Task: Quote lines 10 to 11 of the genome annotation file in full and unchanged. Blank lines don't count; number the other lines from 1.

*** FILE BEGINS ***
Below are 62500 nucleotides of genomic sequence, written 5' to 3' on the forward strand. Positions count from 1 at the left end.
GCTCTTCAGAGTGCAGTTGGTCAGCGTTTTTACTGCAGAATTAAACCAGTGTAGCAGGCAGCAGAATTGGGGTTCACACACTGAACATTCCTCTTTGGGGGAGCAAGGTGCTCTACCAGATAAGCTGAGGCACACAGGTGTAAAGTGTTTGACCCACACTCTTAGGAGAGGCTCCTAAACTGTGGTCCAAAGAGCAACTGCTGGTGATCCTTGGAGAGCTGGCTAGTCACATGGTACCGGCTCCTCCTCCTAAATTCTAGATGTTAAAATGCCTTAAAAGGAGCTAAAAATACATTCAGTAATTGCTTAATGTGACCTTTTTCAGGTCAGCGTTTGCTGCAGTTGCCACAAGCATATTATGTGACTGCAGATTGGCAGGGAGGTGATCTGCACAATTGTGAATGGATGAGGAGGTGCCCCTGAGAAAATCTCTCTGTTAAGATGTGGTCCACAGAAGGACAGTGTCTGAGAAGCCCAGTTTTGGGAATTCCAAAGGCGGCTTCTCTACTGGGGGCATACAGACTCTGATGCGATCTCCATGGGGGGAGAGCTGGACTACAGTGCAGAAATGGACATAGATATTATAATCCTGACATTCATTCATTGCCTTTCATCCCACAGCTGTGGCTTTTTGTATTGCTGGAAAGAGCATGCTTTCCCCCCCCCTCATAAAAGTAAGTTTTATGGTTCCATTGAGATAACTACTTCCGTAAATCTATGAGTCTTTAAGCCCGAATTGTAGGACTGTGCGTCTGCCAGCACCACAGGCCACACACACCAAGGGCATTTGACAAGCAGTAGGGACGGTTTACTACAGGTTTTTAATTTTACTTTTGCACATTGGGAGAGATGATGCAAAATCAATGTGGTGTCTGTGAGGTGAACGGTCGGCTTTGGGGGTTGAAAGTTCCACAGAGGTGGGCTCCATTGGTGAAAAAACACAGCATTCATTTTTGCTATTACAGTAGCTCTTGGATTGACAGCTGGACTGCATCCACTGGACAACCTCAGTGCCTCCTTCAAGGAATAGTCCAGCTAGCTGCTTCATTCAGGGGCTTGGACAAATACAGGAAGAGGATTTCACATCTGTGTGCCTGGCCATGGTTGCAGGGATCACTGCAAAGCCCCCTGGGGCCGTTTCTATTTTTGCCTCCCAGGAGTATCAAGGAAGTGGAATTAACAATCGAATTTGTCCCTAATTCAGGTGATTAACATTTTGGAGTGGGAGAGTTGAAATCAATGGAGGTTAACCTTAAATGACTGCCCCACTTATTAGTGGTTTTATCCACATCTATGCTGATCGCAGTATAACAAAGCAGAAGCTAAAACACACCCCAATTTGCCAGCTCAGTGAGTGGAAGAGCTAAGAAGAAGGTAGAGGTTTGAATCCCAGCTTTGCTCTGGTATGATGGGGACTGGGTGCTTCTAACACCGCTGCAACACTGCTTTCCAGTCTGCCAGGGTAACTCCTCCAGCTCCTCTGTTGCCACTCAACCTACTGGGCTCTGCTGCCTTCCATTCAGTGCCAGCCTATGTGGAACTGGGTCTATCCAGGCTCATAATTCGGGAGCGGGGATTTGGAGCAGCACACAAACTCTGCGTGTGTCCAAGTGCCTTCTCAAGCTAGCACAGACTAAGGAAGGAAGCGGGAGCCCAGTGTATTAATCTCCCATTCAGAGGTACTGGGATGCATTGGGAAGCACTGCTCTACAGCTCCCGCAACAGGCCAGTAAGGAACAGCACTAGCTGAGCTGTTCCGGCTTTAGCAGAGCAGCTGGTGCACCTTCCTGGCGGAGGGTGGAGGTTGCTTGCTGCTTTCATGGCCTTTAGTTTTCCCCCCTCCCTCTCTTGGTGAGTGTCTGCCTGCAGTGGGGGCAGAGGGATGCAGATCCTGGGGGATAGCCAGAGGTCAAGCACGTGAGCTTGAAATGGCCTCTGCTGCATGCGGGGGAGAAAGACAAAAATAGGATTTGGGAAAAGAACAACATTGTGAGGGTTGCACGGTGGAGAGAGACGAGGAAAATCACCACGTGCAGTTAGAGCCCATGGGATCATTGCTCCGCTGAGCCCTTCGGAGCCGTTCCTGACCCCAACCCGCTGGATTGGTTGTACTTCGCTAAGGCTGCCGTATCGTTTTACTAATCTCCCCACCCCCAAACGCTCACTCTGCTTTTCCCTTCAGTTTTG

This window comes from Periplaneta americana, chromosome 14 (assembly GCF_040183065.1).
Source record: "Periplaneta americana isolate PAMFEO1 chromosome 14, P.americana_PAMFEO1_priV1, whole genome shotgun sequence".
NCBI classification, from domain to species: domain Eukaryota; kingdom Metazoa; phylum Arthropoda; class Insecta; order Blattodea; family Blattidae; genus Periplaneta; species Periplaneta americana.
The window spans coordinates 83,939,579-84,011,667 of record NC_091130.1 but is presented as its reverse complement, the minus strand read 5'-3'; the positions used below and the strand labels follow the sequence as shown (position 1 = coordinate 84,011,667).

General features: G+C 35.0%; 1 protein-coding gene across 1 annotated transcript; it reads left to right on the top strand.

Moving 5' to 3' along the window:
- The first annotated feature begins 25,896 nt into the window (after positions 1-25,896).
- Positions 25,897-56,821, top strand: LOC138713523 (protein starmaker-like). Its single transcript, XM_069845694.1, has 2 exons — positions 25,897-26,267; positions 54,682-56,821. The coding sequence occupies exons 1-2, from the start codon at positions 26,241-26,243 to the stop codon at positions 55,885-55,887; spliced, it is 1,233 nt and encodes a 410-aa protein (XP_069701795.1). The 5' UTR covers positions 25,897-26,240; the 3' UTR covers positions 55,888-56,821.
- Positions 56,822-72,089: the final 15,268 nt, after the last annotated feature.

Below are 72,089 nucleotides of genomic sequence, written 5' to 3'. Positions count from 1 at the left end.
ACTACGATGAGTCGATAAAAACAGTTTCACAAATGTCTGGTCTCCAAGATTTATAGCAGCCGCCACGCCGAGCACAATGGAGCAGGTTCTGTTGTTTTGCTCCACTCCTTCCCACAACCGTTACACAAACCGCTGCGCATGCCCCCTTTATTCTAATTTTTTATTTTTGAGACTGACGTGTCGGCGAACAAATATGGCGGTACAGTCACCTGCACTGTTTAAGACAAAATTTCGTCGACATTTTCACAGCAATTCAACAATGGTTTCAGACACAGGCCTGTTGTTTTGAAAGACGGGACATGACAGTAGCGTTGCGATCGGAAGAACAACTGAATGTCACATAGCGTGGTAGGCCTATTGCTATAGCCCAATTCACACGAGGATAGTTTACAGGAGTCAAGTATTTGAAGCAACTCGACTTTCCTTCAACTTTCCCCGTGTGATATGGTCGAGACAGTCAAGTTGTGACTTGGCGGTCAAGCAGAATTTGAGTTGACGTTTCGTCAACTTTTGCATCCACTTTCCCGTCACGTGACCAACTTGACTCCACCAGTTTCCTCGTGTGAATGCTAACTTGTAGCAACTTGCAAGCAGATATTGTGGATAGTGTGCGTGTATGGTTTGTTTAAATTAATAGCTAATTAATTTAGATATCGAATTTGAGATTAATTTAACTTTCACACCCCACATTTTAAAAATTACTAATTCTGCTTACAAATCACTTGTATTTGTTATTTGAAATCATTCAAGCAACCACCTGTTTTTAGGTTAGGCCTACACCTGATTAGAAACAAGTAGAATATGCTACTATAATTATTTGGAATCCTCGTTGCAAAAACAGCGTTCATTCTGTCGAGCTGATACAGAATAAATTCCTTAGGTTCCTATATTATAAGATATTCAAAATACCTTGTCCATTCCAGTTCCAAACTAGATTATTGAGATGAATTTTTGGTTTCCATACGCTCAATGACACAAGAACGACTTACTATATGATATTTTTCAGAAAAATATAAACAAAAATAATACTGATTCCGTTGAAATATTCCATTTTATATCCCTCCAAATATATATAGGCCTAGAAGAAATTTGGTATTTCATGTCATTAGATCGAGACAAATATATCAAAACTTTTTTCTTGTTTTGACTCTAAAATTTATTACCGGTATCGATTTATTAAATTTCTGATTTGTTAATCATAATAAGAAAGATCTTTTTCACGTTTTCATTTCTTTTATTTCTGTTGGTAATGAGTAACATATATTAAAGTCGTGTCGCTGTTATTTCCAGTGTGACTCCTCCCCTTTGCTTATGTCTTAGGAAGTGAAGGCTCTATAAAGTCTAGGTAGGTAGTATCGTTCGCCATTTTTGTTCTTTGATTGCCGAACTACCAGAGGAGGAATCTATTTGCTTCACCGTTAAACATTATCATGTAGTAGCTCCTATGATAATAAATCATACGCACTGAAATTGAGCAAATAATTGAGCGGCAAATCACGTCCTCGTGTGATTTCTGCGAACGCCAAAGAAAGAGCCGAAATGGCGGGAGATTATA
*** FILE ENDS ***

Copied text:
- Positions 25,897-56,821, top strand: LOC138713523 (protein starmaker-like). Its single transcript, XM_069845694.1, has 2 exons — positions 25,897-26,267; positions 54,682-56,821. The coding sequence occupies exons 1-2, from the start codon at positions 26,241-26,243 to the stop codon at positions 55,885-55,887; spliced, it is 1,233 nt and encodes a 410-aa protein (XP_069701795.1). The 5' UTR covers positions 25,897-26,240; the 3' UTR covers positions 55,888-56,821.
- Positions 56,822-72,089: the final 15,268 nt, after the last annotated feature.